Fraud Management & Cybercrime , Fraud Risk Management , Governance & Risk Management

CISA Prepares to Use New Subpoena Power

Acting Director Describes Latest Steps in Battle Against Ransomware
CISA Prepares to Use New Subpoena Power
Brandon Wales, acting director of CISA (Photo: CISA)

The Cybersecurity and Infrastructure Security Agency will soon use its new subpoena powers authorized under the 2021 National Defense Authorization Act to help in the battle against ransomware attacks and other cyberthreats, says Brandon Wales, the acting agency director.

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Speaking at a Monday event, Wales said the agency is preparing to begin using its new authority to issue administrative subpoenas to internet service providers that would compel them to turn over certain subscriber information that would help better identify potential attacks as well as targeted organizations.

Issuing administrative subpoenas to ISPs will enable CISA to share more information with organizations that might be targeted by attackers or to identify networks that are currently under attack, Wales said.

"In the past, we could not see further than their ISP in terms of who the actual owner of that control system was," Wales said during the event at Auburn University's McCrary Institute. "With new admin subpoena authority, we will be able to identify vulnerable control systems that are internet-facing. And if we can't reach that owner any other way, we will have the ability to serve that administrative subpoena on the ISP and be able to make contact with the company."

CISA is conducting a 60-day review of its new authorities under the defense legislation - including the ISP subpoena power - before they go into effect, Wales said.

Ransomware Concerns

CISA and its parent organization, the Department of Homeland Security, are looking to address the issue of ransomware attacks that have targeted government agencies as well as schools, healthcare organizations and others over the last year.

In 2020, the FBI's Internet Crime Complaint Center reported that agents had received more than 2,400 ransomware complaints, with total reported losses exceeding $29 million (see: Internet-Enabled Crime: 2020 US Losses Exceed $4.2 Billion).

"Over the long term, we want to see what we can do to evolve our national-level capabilities to block emerging types of ransomware, and we're looking at ways in which we can foster the market for more scalable protective innovations," Wales said. "Because frankly, we have not cracked the code, and the ransomware problem continues to grow and we need new, innovative thinking on this. If the business model remains viable, and if criminal actors can continue to profit from ransomware, we are unlikely to see a significant reduction in the activity from these ransomware operators."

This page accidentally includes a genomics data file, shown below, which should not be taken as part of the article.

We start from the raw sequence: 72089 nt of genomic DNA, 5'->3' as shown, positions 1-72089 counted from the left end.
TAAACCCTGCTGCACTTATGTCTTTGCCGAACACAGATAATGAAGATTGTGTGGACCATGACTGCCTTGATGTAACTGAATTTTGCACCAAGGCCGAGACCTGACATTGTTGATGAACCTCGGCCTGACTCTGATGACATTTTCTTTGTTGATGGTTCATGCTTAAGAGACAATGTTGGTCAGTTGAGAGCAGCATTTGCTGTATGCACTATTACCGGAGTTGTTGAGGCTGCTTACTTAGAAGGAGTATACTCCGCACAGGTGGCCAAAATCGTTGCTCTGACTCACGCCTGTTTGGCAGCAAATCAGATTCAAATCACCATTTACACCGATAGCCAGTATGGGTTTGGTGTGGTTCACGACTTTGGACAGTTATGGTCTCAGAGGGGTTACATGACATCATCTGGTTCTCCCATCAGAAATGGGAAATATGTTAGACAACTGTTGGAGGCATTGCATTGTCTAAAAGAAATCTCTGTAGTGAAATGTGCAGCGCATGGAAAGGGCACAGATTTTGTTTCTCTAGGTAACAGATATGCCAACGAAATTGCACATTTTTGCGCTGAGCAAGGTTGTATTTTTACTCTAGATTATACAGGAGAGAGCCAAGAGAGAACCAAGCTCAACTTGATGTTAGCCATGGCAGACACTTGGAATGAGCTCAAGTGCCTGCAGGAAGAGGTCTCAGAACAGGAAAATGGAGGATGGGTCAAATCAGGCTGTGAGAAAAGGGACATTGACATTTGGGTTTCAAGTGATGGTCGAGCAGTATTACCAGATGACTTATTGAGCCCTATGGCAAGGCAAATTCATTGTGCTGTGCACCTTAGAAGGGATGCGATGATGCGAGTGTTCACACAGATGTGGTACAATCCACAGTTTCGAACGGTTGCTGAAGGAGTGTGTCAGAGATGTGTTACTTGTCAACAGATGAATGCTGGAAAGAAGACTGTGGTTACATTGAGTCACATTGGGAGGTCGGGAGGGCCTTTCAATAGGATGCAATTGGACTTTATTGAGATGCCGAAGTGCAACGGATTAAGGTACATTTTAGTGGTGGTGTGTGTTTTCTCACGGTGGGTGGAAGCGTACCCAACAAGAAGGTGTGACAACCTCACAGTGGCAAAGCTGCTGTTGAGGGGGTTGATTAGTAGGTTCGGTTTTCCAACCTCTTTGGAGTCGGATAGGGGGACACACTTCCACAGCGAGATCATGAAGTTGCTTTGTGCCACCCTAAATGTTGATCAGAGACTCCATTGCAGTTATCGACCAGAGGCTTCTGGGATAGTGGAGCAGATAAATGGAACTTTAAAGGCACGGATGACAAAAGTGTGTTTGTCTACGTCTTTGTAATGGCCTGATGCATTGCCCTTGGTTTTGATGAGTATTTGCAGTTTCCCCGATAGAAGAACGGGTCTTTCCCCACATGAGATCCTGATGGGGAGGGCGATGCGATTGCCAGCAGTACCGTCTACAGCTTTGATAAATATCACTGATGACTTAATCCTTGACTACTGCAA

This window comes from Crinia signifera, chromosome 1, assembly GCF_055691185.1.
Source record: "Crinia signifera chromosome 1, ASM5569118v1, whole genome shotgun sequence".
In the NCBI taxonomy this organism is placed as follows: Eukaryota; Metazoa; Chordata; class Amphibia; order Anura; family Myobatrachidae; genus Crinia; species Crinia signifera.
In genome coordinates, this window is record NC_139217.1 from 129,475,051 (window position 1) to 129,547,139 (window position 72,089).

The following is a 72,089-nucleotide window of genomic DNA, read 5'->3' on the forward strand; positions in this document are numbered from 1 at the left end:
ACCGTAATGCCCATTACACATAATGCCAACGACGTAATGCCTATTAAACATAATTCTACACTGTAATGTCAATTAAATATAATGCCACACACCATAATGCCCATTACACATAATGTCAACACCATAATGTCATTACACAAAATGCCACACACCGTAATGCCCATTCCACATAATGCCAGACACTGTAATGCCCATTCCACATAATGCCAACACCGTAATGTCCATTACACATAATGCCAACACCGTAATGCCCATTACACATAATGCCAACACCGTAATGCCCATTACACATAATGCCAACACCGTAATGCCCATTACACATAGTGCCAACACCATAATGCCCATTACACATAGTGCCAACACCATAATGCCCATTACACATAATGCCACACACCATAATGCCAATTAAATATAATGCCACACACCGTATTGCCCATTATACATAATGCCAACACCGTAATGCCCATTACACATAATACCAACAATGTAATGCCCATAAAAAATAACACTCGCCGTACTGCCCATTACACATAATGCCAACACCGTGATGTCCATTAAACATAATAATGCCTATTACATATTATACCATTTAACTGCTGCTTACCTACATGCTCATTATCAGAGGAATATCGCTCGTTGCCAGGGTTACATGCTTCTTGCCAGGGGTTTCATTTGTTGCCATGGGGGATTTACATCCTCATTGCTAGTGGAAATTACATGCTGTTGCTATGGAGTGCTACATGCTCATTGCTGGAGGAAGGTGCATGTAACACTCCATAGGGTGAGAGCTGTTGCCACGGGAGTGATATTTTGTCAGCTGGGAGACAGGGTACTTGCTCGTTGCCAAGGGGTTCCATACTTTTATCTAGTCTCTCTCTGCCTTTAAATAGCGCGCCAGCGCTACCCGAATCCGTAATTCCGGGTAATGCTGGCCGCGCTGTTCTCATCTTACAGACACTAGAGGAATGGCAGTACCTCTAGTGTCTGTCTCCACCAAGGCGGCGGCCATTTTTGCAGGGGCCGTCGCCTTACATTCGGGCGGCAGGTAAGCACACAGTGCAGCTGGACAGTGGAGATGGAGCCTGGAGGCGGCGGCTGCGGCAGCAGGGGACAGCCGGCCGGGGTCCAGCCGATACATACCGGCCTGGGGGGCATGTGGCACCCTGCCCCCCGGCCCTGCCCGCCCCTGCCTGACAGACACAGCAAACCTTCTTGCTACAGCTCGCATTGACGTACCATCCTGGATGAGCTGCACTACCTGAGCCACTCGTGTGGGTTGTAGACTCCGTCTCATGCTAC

Wales noted that DHS is attempting to address ransomware attacks that target state and local government by providing an additional $25 million in grants for these organizations to improve their cybersecurity preparedness programs (see: DHS to Provide $25 Million More for Cybersecurity Grants).

CISA is also investigating how operational technology networks - especially those connected to the public-facing internet - might also be susceptible to ransomware and other attacks. The recently thwarted attack against a Florida water treatment facility has raised additional concerns, he pointed out.

"We're seeing more vulnerable operational technology deployed on the open internet. And the other issue is cybercriminals are becoming more savvy, and they know who to target and who has money," Wales said. "They're going after those systems that these types of industries are using."


Wales also addressed how CISA and other federal agencies are responding to the recent attacks that have targeted four unpatched vulnerabilities in on-premises Microsoft Exchange servers (see: Microsoft Exchange Flaw: Attacks Surge After Code Published).

On Monday, Microsoft's Security Response team reported that 92% of all Exchange IP addresses have now been patched or mitigated against these vulnerabilities.

Wales noted that organizations running vulnerable versions of Exchange need to go beyond basic security maintenance to ensure that attackers have not gained a foothold in their networks.

"We are still concerned that there are still too many unpatched servers and there are too many servers that are patched with underlying compromises," Wales said. "And those system owners need to take aggressive action to remediate - and if they're not capable of doing so … try to bring in someone capable of helping remediate."

About the Author

Scott Ferguson

Scott Ferguson

Former Managing Editor, GovInfoSecurity, ISMG

Ferguson was the managing editor for the media website at Information Security Media Group. Before joining ISMG, he was editor-in-chief at eWEEK and director of audience development for InformationWeek. He's also written and edited for Light Reading, Security Now, Enterprise Cloud News, TU-Automotive, Dice Insights and

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